Directed by comedy legend Armando Iannucci, and co-written by frequent collaborator Simon Blackwell, The Personal History of David Copperfield keenly adapts Dickens' famous autobiographical tome into a slim, crowd-pleasing comedy of manners; and although some of the richness of its source material has been lost, the power of its social conscience and humanist themes remains. Cruelly separated... Continue Reading →
It’s a boom time for allegorical science fiction movies which frame their galactic journeys as personal quests, a test of emotional endurance as much as physical, where the prize is a long-awaited epiphanic moment for their psychologically constipated heroes.
The eagerly anticipated It: Chapter Two gives us almost three hours of clownery, a sprawling runtime that pays tribute to author Stephen King's notorious logorrhoea in a very literal way.
Despite the immaculate dress sense, wild salt-and-pepper hair and a certain similarity in their choice of subject matter, Antonio Banderas isn't portraying movie director Pedro Almodovar here. But as Salvador Mallo, beloved director of Spanish cinema, you'd be forgiven for making the mistake.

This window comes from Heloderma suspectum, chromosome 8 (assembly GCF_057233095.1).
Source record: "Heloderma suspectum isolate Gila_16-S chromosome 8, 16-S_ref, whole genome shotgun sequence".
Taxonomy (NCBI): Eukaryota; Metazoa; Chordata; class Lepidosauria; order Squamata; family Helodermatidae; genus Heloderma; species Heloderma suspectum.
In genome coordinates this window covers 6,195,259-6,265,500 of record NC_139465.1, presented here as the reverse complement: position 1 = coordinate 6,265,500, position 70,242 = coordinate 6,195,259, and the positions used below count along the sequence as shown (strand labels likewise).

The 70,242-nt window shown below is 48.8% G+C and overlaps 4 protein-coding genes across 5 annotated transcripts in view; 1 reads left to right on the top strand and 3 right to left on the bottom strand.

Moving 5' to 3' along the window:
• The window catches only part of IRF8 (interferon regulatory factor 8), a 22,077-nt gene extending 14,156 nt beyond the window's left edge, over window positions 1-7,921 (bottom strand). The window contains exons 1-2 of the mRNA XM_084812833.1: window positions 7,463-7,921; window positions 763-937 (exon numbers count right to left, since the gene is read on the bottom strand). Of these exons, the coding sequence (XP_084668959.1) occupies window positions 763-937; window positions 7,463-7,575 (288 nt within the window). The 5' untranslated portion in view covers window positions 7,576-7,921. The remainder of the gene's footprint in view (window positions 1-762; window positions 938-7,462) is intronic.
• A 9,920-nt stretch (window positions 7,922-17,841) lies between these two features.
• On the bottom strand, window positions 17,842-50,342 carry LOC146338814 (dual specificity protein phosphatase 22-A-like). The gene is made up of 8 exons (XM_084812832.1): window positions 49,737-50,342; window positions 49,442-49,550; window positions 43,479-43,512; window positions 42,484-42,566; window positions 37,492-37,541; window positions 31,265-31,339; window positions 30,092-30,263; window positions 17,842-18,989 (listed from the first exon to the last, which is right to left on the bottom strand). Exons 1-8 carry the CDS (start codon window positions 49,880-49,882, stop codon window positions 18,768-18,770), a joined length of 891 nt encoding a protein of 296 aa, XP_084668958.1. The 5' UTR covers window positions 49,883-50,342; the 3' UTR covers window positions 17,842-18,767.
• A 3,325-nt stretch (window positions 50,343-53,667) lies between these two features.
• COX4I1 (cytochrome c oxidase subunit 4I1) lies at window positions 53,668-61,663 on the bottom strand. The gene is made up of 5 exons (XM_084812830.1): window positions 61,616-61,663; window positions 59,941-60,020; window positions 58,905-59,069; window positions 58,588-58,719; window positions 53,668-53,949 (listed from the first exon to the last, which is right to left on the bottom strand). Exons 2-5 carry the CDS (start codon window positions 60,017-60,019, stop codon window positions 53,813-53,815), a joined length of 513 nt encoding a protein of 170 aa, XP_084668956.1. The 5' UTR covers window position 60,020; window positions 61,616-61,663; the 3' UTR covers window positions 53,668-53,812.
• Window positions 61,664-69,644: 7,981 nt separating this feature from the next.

Gurinder Chadha's follow-up to the Delhi-set Viceroy's House brings us a little closer to home - Luton, in fact - with this moving real-life tale of a British Asian teen in 1987 who pursues his dreams with a shot in the arm from the music of Bruce Springsteen.
"It's true that real animals don't appear happy, angry, sad or fearful the same way in which humans do. Their eyes don't dart from side to side, and they certainly don't smile or laugh. So why build a dramatic, $260m movie around them?"
Cumulatively, it's a masterclass in film form and philosophy: students hoping to understand Varda's theory of cinecriture, or cine-writing, could do worse than to begin here.